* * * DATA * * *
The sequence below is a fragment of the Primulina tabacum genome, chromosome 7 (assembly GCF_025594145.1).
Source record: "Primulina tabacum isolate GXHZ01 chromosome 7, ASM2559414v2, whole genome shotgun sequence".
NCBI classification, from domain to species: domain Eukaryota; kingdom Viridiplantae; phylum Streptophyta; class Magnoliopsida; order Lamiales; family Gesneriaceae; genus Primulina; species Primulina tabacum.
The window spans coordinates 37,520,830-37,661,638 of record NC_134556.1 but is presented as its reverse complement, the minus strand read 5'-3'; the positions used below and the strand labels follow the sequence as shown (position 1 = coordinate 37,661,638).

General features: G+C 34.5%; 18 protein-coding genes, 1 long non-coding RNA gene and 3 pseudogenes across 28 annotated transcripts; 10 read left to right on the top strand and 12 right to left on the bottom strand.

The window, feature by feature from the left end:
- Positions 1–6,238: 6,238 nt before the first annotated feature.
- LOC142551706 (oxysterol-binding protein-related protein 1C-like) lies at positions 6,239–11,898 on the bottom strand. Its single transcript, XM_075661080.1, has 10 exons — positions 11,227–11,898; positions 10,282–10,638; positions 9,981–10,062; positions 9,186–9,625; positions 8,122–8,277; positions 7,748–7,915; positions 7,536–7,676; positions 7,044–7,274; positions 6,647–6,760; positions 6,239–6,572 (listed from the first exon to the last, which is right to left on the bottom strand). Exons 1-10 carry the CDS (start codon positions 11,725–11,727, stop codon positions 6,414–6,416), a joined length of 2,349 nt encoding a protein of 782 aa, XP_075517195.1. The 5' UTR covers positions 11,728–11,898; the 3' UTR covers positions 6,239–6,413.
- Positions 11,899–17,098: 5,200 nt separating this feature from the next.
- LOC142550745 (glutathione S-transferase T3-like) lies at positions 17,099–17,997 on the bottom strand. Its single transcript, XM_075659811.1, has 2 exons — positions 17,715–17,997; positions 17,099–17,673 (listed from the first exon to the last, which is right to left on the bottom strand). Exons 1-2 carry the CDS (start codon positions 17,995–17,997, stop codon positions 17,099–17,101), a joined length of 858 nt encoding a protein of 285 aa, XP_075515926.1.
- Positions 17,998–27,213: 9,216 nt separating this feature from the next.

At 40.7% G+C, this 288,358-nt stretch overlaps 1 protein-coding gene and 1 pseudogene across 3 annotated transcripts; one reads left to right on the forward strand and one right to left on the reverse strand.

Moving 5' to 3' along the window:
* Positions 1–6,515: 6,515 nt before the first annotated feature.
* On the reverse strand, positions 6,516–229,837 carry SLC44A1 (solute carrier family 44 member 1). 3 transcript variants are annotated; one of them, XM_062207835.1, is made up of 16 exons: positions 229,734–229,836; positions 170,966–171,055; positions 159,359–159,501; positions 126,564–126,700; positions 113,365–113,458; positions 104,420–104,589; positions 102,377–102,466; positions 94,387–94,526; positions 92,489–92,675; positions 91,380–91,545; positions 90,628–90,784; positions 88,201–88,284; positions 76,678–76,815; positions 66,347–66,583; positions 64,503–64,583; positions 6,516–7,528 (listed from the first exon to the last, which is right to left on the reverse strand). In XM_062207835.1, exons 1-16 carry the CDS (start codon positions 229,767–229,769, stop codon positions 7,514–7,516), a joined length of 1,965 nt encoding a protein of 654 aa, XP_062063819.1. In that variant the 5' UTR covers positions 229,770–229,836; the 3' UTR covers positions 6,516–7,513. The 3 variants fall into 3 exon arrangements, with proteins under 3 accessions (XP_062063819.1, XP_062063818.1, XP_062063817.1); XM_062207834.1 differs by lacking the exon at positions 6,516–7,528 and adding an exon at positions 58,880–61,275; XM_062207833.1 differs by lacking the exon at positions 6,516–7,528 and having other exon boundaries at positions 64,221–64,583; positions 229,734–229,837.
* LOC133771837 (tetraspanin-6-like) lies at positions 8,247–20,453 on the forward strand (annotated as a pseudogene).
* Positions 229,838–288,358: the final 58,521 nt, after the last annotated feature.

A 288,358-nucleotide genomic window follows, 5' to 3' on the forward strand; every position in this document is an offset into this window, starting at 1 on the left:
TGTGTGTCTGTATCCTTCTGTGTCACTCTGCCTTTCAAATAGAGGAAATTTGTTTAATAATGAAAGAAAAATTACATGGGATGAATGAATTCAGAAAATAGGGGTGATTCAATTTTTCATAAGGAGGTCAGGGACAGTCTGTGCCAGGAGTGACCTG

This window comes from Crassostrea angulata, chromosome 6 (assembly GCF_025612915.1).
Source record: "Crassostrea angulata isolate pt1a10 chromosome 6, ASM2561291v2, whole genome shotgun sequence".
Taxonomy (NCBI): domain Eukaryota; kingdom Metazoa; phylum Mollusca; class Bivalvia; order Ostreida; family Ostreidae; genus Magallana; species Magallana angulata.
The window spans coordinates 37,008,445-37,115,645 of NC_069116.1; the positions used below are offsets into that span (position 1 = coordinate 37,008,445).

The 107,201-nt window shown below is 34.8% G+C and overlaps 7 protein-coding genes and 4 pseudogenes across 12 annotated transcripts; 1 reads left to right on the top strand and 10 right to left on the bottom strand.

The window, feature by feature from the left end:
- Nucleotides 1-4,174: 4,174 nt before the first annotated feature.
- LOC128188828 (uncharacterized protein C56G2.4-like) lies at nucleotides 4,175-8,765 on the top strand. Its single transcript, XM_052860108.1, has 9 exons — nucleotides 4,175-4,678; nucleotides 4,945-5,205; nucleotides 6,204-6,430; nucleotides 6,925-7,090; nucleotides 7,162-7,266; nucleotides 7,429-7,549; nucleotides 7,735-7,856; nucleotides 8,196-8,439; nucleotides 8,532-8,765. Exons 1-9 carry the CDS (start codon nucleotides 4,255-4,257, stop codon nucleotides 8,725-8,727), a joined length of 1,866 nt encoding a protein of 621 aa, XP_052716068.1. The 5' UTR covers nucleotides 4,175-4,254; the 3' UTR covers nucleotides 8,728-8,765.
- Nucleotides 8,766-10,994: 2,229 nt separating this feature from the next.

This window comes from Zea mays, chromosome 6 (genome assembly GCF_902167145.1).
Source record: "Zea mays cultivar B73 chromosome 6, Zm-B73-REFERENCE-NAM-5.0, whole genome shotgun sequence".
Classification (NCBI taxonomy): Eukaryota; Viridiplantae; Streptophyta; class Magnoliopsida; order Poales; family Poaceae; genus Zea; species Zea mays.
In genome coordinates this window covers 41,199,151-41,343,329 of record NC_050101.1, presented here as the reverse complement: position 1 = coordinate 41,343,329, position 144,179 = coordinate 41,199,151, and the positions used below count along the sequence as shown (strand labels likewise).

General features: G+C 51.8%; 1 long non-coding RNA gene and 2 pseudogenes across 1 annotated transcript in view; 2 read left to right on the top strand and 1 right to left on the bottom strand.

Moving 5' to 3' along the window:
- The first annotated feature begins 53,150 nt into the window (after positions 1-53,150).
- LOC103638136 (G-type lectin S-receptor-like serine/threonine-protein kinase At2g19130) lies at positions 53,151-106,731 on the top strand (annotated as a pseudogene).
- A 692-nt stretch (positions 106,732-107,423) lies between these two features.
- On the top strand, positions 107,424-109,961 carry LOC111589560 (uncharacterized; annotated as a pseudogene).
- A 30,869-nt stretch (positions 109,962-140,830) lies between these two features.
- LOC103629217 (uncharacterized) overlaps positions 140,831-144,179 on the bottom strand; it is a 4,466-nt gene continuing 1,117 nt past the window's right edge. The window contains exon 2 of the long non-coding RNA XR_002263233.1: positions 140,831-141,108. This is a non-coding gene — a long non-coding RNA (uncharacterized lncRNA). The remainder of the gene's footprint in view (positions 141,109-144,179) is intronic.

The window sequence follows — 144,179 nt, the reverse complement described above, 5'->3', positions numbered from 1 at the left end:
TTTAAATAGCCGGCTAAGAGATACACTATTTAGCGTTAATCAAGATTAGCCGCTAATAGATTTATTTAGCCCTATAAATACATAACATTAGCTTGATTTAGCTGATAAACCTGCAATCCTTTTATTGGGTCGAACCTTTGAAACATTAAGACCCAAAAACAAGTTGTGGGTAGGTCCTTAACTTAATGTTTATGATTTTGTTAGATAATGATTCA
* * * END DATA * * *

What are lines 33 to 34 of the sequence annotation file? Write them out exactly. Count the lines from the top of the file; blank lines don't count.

General features: G+C 51.8%; 1 long non-coding RNA gene and 2 pseudogenes across 1 annotated transcript in view; 2 read left to right on the top strand and 1 right to left on the bottom strand.

Moving 5' to 3' along the window: